Growth Hormone Therapy Appears Safe and Helpful for PWS Adults

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by Joana Carvalho |

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Growth hormone therapy, a common treatment for children with Prader-Willi syndrome (PWS),  is also safe and effective at increasing lean muscle mass and lowering body fat in adults with this disease, a review study reports.

More work is needed, however, to confirm the therapy’s effects on body composition, as well as to clarify its possible impact on bone and cardiovascular (heart and blood vessels) health in these patients, its researchers said.

The study, “The use of growth hormone therapy in adults with Prader‐Willi syndrome: A systematic review,” was published in the journal Clinical Endocrinology.

PWS is caused by the loss of a set of paternal genes located on chromosome 15 that are known to control metabolism, appetite, growth, intellectual ability, and social behavior.

Without these genes, patients have little control over the amount of food they eat, gaining weight to an extent that includes obesity. And they are at risk of obesity’s known complications, such as heart disease, diabetes, and high blood pressure.

A shift in body composition, the loss of lean muscle mass and subsequent increase in body fat, are also hallmarks of PWS in children.

Growth hormone (GH) therapy is used to counteract this disease’s effects in children. This form of treatment not only promotes growth, but also helps restore a balance between lean muscle and body fat in young patients. By increasing the amount of lean muscle mass, it also may contribute to better muscle function and motor abilities.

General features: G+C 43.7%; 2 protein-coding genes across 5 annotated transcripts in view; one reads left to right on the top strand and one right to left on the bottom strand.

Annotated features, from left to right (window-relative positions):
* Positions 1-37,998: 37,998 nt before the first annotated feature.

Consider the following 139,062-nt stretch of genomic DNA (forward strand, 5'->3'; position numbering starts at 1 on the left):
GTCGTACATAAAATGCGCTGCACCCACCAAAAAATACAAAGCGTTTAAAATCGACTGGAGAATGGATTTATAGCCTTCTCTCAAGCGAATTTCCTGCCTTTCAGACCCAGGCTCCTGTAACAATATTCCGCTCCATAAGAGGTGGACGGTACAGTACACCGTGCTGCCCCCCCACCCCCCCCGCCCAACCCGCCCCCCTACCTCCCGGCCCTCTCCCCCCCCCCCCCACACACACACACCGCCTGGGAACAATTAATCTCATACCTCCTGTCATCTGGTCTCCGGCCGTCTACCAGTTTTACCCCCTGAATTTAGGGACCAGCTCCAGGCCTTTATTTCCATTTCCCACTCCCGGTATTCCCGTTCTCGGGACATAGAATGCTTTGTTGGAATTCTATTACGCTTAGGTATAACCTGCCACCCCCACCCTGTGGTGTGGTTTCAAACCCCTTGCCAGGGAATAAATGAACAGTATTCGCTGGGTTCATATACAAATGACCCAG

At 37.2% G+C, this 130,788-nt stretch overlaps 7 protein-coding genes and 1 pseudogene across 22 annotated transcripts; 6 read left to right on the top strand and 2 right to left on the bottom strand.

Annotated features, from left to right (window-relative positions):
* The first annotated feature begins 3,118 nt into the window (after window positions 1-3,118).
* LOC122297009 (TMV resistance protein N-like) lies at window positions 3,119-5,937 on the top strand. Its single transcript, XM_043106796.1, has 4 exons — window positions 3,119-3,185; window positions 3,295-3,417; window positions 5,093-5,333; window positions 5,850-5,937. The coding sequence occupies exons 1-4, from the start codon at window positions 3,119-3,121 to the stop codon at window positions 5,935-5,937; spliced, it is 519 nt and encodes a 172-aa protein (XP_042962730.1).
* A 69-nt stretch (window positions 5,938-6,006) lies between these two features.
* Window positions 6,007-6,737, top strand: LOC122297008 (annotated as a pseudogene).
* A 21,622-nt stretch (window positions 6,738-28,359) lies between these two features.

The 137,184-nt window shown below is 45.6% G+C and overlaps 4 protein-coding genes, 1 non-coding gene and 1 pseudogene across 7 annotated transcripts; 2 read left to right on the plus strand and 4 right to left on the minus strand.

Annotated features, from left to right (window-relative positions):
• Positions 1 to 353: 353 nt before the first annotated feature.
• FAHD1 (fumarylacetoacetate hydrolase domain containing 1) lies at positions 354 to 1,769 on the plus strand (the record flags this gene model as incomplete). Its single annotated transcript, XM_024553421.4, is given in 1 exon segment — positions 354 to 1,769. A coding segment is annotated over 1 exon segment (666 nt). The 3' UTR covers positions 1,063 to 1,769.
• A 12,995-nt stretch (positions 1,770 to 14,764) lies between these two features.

Its potential health benefits in adults are unclear, however, as this treatment is not currently licensed for those 18 or older, except in cases of GH deficiency.

Researchers at the University of Glasgow conducted a systematic review to summarize data from studies into the effects GH therapy might have on adult body composition, bone, and the cardiovascular health.

Using PubMed, a large online database, the investigators looked for studies, published between 1960 and March 2020, of GH therapy’s use in individuals ages 16 or older with a confirmed genetic diagnosis of PWS. Eligible studies focused on evaluating the therapy in those three area: body composition, bone, or cardiovascular health. Two scientists independently reviewed the relevance of those identified in this search.

A total of 20 studies covering 364 patients, ages 17–42, were ultimately selected. GH was given at doses ranging from 0.5 mg to 1.0 mg daily, and treatment lasted between six months and five years. Patients were followed for one to six years, depending on the study.

Nearly all studies (90%) assessed how GH therapy affected patients’ body composition, while far fewer included evaluations of cardiovascular (40%) and bone (25%) health.

Analyses regarding body composition found older patients on GH therapy in these studies tended to see their lean muscle mass increase and their body fat decrease. Two studies suggested that gains in lean muscle were accompanied by greater muscle strength and function.

For cholesterol levels, treatment seemed  to be inconsistent in its effects, but significant benefits were found in heart health. No studies of GH therapy reported significant changes on adult patients’ blood pressure.

Significant changes were also not seen on bone mineral density with this treatment, but one study reported an improvement in bone size and strength with its use.

A total of seven studies noted side effects, all considered minor. Swelling, especially in the lower legs in the first month of treatment, was the most common. Headaches, nausea, and impaired glucose tolerance were also observed in some patients
“The data from the 20 studies included in this systematic review suggest that GH therapy in adults with PWS is likely to result in favourable outcomes, particularly with regard to body composition,” the researchers wrote.
With no major side effects evident, these investigators considered GH therapy to be safe for adults with PWS. They recommended its use in these patients, “supported by a multidisciplinary team to monitor their progress and record any side effects.”
But for its use in these adults, “further longitudinal studies are still required to investigate the effects of GH on bone and cardiovascular health,” the researchers added.